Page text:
On Feb 1, 1999, its Los Angeles chapter, together with California offices of the Reform movement, issued a report on sweatshops in the California garment business that showed, along with many other critiques, that many of these sweatshops were owned by Jews.
But it turned out that some Jewish garment-industry owners were on the national Board of the AJCongress. Within weeks, national AJCongress had simply abolished the L.A. chapter, claiming it was deep in financial arrears.
But by March 17, “survivors” of the chapter’s abolition announced the founding of the Progressive Jewish Alliance. For years it was financially and politically successful.
Within a few years, national AJCongress did away with its progressive chapters in Boston and Philadelphia. There too, local progressive Jewish groups emerged.
But the rightward drift of the AJCongress undid itself. As grass-roots support diminished and right-wing Jews found themselves much more at home in more vigorously right-wing organizations, AJCongress tried depending on money from the Ponzi-pyramid schemes of Bernard Madoff. When the Madoff scheme collapsed, the AJCongress suspended its activities on July 13, 2010.
Why does this concern me? Because it seems a parable for much of the rightward drift or centrist exhaustion of many national Jewish organizations in the last fifty years. Result: no national organization so far with the foresight, strength, and passion –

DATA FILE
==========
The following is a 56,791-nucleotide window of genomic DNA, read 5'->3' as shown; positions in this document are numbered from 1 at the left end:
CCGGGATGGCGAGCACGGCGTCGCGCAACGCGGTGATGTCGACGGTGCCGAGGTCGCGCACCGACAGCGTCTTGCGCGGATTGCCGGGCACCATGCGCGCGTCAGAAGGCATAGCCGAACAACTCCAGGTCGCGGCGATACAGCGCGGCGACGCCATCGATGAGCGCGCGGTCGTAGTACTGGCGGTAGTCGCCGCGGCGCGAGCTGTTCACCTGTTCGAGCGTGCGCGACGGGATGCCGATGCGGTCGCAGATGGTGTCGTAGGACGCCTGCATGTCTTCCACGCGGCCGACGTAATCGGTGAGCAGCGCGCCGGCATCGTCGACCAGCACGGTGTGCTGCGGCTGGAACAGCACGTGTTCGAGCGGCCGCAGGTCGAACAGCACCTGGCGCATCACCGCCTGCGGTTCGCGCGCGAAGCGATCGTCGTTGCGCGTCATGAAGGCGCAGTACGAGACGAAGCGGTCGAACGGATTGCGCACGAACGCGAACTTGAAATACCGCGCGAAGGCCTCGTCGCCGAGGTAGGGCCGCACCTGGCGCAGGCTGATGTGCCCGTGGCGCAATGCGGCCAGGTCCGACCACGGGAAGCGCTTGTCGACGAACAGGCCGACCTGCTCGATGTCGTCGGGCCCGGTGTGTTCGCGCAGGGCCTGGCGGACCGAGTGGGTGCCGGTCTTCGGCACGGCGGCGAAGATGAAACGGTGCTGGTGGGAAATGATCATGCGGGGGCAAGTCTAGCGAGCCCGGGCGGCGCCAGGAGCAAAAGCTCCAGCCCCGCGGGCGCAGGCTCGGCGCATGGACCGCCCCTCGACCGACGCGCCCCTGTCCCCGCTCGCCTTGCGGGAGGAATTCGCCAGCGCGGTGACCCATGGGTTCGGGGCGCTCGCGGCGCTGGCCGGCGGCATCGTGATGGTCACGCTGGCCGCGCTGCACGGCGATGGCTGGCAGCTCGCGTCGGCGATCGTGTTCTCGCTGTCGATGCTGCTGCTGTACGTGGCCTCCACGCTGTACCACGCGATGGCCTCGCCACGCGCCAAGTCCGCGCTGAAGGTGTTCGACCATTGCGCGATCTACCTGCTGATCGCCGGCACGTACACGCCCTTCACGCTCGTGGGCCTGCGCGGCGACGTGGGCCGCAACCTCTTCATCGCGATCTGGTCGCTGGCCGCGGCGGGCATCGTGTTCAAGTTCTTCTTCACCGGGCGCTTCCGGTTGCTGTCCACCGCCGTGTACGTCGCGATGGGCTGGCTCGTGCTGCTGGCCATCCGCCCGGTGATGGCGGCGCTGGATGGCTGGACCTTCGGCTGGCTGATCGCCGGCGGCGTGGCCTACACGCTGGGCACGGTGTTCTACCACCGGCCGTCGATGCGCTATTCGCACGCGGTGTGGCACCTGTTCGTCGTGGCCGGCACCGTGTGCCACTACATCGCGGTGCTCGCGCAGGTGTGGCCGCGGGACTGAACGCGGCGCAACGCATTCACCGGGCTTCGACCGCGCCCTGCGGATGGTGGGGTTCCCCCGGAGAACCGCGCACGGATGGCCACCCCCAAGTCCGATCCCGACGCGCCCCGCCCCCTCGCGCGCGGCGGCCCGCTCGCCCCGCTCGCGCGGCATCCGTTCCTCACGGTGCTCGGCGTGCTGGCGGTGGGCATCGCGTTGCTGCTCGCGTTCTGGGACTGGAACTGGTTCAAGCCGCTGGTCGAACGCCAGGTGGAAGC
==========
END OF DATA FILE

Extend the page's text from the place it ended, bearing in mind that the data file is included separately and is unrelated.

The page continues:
- to work out ways to meet the needs of Jewish organizations so that they could bring a hundred thousand Jewishly focused Jews into an on–the-streets coalition against the New Jim Crow: mass imprisonment of millions of black and brown men;
- to flood the US Capitol with Jewish bodies demanding a renewal of the Voting Rights Act.
- to turn out thousands of Jews to demand a carbon tax and to Move Our Money/Protect Our Planet, even after Jewish homes on the Jersey Shore are washed away and Jewish travelers on the Manhattan subways are flooded by Big Carbon’s burning of the planet.
I am glad to add that in that same late Email notice I received last night, commemorating the Great March of 1963, the Religious Action Center wrote: Wednesday, August 28: Join us at the RAC (2027 Massachusetts Avenue, NW) at 8:30AM for a bagel breakfast <http://action.rac.org/p/salsa/event/common/public/?event_KEY=68201> and then walk with our staff to the National Mall for speeches by Presidents Obama, Clinton and Carter. RSVP here by Tuesday evening <http://action.rac.org/p/salsa/event/common/public/?event_KEY=68201> !
With blessings, as we move toward the new year, for exaltation in loving prayer, song, chant, and breathing with and from and to the Interbreath of Life;
With blessings of passion and compassion in our active love for our Neighbors of every color, every culture, every species — every hill and mountain, every river and ocean, every wind and sunset.